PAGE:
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Mon June 24, 2013
NSA Leaker Edward Snowden Is A Man On The Move
Originally published on Mon June 24, 2013 9:54 am
RENEE MONTAGNE, HOST:
This is MORNING EDITION from NPR News. I'm Renee Montagne.
DAVID GREENE, HOST:
And I'm David Greene.
The whereabouts of NSA leaker Edward Snowden are once again a mystery. Over the weekend, Snowden left Hong Kong for Moscow where he's reportedly awaiting a flight out of the country to Latin America. But this morning, he was a no-show for his scheduled flight to Cuba. The travels of the former National Security Agency contractor have put the United States in a diplomatic and legal bind. The Obama administration wants to prosecute Snowden for leaking classified information about the widespread U.S. surveillance of phone and Internet records. In a few moments, we'll talk about the legal issues the Snowden case poses.
But first, to Moscow. We spoke a little earlier with the Washington Post bureau chief Kathy Lally.
Kathy, good morning.
KATHY LALLY: Good morning, David.
GREENE: OK, Kathy. So Snowden, we don't exactly know his whereabouts - when he might be on a plane going somewhere. But has his stay in Moscow been like?
LALLY: Very secretive. He arrived late Sunday afternoon. He was not spotted. He went into a transit area where passengers without visas can remain while awaiting a connecting flight. He either spent the night in a VIP room or in a small hotel where passengers with a long overnight wait can rent a room and get some sleep.
GREENE: So it's possible he never officially crossed onto Russian soil.
LALLY: That was the whole purpose of him staying in the transit zone, so Russia officials could say he was not on our territory; we did not let him across our border at passport control, so what could we do?
GREENE: Kathy, why Russia? Why would he have chosen this country?
LALLY: You can make connections through Moscow to Latin America without going through a NATO country. Apparently, he consulted with WikiLeaks several days ago, so they've had time to make plans. And I think they had to have asked Moscow if he could safely pass through. Otherwise, I can't imagine them taking the risk of him being returned to Hong Kong or sent back to the U.S.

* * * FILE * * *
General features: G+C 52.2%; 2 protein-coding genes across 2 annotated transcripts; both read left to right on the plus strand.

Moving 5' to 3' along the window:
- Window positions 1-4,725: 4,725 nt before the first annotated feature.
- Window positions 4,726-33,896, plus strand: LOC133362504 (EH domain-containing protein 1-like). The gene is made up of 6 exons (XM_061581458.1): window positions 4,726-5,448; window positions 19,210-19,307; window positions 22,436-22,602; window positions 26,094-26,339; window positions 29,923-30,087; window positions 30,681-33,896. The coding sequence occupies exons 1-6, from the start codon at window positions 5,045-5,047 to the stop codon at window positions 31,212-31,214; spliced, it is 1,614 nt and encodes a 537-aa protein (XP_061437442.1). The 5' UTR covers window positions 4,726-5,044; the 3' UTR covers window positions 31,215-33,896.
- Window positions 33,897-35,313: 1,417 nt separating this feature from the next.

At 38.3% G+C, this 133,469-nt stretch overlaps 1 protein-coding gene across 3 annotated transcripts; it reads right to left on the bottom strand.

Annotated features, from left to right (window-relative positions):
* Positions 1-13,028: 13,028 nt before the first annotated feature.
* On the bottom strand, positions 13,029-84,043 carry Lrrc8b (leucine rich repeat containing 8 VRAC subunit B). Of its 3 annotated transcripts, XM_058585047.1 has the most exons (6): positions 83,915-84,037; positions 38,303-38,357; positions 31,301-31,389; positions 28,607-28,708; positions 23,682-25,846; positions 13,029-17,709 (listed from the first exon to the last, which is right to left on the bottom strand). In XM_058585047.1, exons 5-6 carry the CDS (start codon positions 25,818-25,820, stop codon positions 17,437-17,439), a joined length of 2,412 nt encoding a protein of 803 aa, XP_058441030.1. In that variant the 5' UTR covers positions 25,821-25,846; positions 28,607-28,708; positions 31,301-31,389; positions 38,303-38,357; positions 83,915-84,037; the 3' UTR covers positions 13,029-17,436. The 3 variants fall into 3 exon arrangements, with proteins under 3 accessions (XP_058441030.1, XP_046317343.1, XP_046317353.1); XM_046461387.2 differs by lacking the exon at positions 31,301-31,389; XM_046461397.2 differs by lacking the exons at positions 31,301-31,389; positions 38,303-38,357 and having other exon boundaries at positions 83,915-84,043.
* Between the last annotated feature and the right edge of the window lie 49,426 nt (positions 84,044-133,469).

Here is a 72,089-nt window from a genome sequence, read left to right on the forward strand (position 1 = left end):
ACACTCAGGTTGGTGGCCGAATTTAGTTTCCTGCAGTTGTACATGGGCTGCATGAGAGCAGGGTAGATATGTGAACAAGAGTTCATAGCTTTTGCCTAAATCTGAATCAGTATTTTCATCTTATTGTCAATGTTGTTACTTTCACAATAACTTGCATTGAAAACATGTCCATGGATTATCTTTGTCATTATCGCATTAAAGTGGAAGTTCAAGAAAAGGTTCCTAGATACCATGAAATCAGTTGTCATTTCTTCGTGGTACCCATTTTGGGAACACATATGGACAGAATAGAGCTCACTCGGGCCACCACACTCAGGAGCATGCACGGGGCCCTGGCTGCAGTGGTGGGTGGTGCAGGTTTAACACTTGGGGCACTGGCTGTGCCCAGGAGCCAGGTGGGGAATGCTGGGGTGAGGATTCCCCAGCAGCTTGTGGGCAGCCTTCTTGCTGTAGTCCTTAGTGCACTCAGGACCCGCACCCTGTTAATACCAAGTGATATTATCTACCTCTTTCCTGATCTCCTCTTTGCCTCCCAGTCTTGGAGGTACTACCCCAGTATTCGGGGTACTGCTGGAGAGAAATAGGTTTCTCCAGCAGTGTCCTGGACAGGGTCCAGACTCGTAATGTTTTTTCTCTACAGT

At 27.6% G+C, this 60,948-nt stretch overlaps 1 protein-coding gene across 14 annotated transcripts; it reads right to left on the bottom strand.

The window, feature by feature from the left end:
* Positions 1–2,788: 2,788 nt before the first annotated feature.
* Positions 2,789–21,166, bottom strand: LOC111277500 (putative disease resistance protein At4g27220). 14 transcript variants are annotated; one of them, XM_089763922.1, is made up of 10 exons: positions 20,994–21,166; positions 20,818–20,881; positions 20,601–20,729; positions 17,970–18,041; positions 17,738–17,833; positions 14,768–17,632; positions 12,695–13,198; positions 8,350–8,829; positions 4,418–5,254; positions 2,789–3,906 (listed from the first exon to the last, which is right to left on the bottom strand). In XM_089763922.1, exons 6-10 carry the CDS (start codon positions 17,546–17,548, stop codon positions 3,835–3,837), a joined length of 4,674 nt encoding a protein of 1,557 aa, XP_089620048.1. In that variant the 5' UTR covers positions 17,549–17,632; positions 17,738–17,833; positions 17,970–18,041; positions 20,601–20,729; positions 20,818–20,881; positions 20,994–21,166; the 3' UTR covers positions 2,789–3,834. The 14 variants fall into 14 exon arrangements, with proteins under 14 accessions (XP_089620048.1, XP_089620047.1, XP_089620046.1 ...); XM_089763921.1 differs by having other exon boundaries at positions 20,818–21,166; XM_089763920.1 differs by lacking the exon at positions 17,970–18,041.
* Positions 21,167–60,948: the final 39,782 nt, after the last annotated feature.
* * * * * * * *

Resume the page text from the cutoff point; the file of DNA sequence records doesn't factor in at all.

GREENE: OK, so we no Snowden has requested asylum from the Ecuadorian government. This is a government that has given Julian Assange, the founder of WikiLeaks, asylum. What is WikiLeaks involvement here? I mean, there's a connection to WikiLeaks with Russia as well.
LALLY: That's right. Well, the first level, I think there's kind of an ideological connection. WikiLeaks wants to protect whistleblowers. Julian Assange has a television show on the RT Network which is financed by the Russian government. But basically, I think that Russia, when it can, likes to poke at the U.S. and say, you know, look you're not so all-powerful; we have our strengths too.
GREENE: Kathy, you have covered Russia and the former Soviet Union for a long time. We have someone accused by the U.S. government of leaking sensitive intelligence who might be, you know, holed up for a while in a Russian airport. I mean does this bring you back some Cold War memories?
LALLY: Well, certainly the trappings of the Cold War were very much in evidence here yesterday and today. Sunday, the cars belonging to the Ecuadorian Embassy was spotted at the airport. And there's still this very Soviet method in place in identifying cars. Diplomats all have red plates and each country is assigned a code. For example, the U.S. code is 004. The Ecuadorian code is 074. So red license plates beginning with 074 was spotted at the airport yesterday, so you knew Ecuadorian diplomats were there.
GREENE: Diplomatic paparazzi, it sounds like.
LALLY: Yes. Yes. Other reporters were showing pictures to passengers coming off the Hong Kong flight yesterday: Have you seen this man?
LALLY: It was Snowden and most of them did not recognize him.
Well, Kathy, keep the list of diplomatic codes from the license plates handy. And I know you'll be continuing to follow this story. Thanks a lot for coming on the program.
GREENE: That's The Washington Post's Kathy Lally who joined us from her bureau in Moscow. Transcript provided by NPR, Copyright NPR.